European Union leaders agreed at their informal meeting on 23 February that the EU should spend more after 2020 on curbing illegal migration, on defence and security, and on the Erasmus+ student-exchange programme. The summit marked a preparatory stage in negotiations on the EU's next long-term budget, known as the Multiannual Financial Framework (MFF), which will span a period of five or seven years, starting in January 2021. There was no agreement on how to plug the hole in the budget resulting ...

European Union leaders agreed at their informal meeting on 23 February that the EU should spend more after 2020 on curbing illegal migration, on defence and security, and on the Erasmus+ student-exchange programme. The summit marked a preparatory stage in negotiations on the EU's next long-term budget, known as the Multiannual Financial Framework (MFF), which will span a period of five or seven years, starting in January 2021. There was no agreement on how to plug the hole in the budget resulting from the United Kingdom's withdrawal from the EU in 2019. Some net-paying countries argued that EU spending should remain at the current level of approximately 1 % of EU gross national income, despite new priorities. That could mean cuts in funding available for cohesion and agricultural policies. Another dispute concerned the possibility of linking the receipt of EU funds to respect of EU fundamental values. The Commission is due to make a detailed post-2020 MFF proposal in May 2018. This note offers links to a selection of recent commentaries, studies and reports from some of the major international think tanks and research institutes, which discuss the EU's long-term budget and related reforms. It updates a previous edition published in January 2018.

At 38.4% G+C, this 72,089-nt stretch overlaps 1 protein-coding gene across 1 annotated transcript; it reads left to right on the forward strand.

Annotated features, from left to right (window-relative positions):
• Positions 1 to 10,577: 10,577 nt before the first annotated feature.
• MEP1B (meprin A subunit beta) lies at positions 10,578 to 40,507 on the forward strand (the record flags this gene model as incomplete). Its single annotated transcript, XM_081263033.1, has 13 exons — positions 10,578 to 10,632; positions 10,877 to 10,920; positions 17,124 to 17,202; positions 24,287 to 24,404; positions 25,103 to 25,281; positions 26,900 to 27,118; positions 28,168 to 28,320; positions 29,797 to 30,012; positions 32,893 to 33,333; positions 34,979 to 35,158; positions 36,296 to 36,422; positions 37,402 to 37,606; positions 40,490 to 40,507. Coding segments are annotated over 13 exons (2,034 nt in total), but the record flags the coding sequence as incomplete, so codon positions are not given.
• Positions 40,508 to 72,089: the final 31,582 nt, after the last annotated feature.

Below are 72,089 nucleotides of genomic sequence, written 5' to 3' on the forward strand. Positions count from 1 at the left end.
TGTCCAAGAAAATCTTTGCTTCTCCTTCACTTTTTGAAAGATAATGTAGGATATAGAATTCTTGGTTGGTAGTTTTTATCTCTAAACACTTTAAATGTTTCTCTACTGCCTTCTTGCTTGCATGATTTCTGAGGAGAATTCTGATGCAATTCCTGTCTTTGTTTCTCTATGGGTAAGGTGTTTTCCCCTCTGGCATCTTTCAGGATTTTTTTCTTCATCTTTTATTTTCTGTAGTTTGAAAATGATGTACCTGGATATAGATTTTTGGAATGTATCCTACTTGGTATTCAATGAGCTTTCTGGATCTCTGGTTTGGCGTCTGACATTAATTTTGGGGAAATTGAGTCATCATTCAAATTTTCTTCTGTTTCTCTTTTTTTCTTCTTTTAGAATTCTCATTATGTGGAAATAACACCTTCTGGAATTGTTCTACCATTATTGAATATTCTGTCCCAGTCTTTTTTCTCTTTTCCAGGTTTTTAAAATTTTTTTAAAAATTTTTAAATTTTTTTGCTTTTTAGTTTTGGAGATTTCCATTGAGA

What if all technologies were inherently social?

02-03-2018

How technology has shaped society and how future technologies might affect it in the years to come are subjects for frequent debate. It can be tempting in this context to think of technologies as neutral 'things' that can be used for good or bad depending on the user's intentions and skills. But what if technologies were social objects that reflected and reinforced human activities or even political values? In fact, while mechanisms, effects and implications remain open to debate, experts on the ...